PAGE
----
• OpenAccess
  • Trend of Respiratory Tract-Associated Streptococcus dysgalactiae Subsp. Equisimilius at General Japanese Hospital from 2013 to 2015  [TRM 2016]
  • DOI: 10.4236/jbm.2016.412002   PP.11 - 17
  • Author(s)
  • Masaaki Minami, Ryoko Sakakibara, Taichi Imura, Mika Watanabe, Hideo Morita, Naoto Kanemaki, Michio Ohta
  • Streptococcus dysgalactiae subsp. equisimilius are pathogenic bacteria which cause various infectious diseases from acute pharyngitis to streptococcal toxic shock syndrome. Although Streptococcus dysgalactiae subsp. equisimilius infection has been increasing recently, the recent characteristic investigation of respiratory tract associated Streptococcus dysgalactiae subsp. equisimilius has not been performed in Japan. In this study, we analyzed the relationship between respiratory tract and norespiratory tract associated Streptococcus dysgalactiae subsp. equisimilius by investigating the recent clinical characteristics and antimicrobial susceptible patterns of 98Streptococcus dysgalactiae subsp. equisimilius isolated during 2013-2015 in Japan. There was significant difference of gender between respiratory tract and no respiratory tract associated Streptococcus dysgalactiae subsp. equisimilius. No Streptococcus dysgalactiae subsp. equisimilius from no respiratory tract were found under 18 years-old patients. The prevalence of clindamycin non susceptible Streptococcus dysgalactiae subsp. equisimilius isolates from respiratory tract was significant greater than those from non-respiratory tract. We also analyzed the relationship between respiratory tract associated Streptococcus dysgalactiae subsp. equisimilius and Streptococcus pyogenes in 2014.There was no significant difference of gender between Streptococcus dysgalactiae subsp. equisimilius and Streptococcus pyogenes. The numbers of Streptococcus pyogenes-infected patients were significantly greater than those of Streptococcus dysgalactiae subsp. equisimilius-infected patients in children from 1 to 18 years old. From antimicrobial resistance, we found that the numbers of clarithromycin resistant Streptococcus pyogenes were greater than those of clarithromycin resistant Streptococcus dysgalactiae subsp. equisimilius among respiratory tract isolation. Our results suggest that the clinical and antimicrobial susceptible patterns are useful for screening the respiratory tract associated Streptococcus dysgalactiae subsp. equisimilius infection.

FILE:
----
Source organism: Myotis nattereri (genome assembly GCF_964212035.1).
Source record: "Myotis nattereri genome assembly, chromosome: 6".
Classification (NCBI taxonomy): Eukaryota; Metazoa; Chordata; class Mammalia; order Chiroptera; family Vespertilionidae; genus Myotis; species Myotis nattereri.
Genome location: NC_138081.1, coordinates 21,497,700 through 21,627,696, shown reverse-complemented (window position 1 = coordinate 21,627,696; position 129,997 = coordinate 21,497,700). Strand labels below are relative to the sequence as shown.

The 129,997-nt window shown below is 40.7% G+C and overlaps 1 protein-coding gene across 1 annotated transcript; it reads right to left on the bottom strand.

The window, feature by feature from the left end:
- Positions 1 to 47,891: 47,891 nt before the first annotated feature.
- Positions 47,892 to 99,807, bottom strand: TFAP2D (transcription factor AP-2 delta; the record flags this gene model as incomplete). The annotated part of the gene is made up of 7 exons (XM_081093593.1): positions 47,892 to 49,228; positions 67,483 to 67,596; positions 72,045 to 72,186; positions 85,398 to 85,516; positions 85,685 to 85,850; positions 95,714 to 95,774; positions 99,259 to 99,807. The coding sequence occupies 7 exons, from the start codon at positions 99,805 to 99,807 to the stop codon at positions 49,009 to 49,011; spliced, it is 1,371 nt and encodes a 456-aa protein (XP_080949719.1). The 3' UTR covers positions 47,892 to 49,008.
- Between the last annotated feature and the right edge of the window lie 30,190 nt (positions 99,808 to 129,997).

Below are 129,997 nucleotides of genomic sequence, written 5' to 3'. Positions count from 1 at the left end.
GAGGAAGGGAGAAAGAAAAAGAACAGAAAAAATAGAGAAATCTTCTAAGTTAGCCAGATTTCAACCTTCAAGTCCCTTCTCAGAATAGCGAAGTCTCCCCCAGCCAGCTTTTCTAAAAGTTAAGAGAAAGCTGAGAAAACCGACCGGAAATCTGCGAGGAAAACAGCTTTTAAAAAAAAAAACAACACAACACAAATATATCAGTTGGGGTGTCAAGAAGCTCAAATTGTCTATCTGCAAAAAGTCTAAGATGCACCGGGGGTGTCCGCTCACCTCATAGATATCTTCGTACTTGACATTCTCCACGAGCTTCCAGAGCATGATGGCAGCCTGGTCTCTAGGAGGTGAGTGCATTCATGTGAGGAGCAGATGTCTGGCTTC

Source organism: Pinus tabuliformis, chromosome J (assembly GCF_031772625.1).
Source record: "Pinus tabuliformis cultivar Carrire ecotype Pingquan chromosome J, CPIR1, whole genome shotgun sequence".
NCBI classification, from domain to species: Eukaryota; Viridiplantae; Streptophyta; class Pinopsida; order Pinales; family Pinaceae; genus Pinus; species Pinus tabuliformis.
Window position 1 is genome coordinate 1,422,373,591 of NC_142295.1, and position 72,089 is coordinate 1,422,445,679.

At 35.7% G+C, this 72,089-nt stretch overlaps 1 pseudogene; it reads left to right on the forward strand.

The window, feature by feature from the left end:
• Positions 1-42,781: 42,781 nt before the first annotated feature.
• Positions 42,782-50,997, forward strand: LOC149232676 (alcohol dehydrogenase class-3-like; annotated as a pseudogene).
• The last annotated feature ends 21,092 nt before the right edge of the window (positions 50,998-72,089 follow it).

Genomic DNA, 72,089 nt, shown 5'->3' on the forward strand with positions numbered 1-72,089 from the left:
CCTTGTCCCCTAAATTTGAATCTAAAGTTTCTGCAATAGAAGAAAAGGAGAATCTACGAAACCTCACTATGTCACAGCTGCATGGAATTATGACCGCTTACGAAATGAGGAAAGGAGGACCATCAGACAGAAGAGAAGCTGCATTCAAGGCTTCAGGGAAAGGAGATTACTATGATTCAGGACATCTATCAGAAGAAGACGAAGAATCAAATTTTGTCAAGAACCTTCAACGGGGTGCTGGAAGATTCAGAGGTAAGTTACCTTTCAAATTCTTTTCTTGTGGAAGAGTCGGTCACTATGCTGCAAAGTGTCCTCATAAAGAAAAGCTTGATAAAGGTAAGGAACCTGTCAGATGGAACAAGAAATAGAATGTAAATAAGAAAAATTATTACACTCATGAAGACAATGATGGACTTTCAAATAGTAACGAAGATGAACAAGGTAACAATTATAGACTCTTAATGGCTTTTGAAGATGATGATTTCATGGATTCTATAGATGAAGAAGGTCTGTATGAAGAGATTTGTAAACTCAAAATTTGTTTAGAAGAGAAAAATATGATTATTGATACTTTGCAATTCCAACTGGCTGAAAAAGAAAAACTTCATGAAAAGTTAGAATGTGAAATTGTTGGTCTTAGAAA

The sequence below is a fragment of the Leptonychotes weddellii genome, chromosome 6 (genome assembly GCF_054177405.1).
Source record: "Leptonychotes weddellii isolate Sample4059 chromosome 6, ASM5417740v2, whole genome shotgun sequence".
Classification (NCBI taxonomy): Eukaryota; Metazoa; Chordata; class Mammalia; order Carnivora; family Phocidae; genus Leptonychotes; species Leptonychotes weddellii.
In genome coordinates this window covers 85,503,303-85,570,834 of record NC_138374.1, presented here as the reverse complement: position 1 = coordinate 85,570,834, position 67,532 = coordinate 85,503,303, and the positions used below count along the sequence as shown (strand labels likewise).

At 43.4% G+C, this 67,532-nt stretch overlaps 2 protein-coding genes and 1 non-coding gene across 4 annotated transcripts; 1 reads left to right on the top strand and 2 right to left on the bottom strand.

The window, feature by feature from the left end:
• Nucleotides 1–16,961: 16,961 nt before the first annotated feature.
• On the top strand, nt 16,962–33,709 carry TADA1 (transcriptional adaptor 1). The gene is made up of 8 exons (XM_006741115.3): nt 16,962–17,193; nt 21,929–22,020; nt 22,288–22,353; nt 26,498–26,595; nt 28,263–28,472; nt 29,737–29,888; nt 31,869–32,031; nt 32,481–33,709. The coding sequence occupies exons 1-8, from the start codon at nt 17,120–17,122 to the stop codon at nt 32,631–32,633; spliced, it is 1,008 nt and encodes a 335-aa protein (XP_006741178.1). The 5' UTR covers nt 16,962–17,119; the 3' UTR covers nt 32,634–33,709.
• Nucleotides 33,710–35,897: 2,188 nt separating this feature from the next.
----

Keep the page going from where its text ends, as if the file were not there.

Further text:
• Streptococcus dysgalactiaesusp. equsimilius, Susceptibility, Antimicrobial Resistance, Epidemiology
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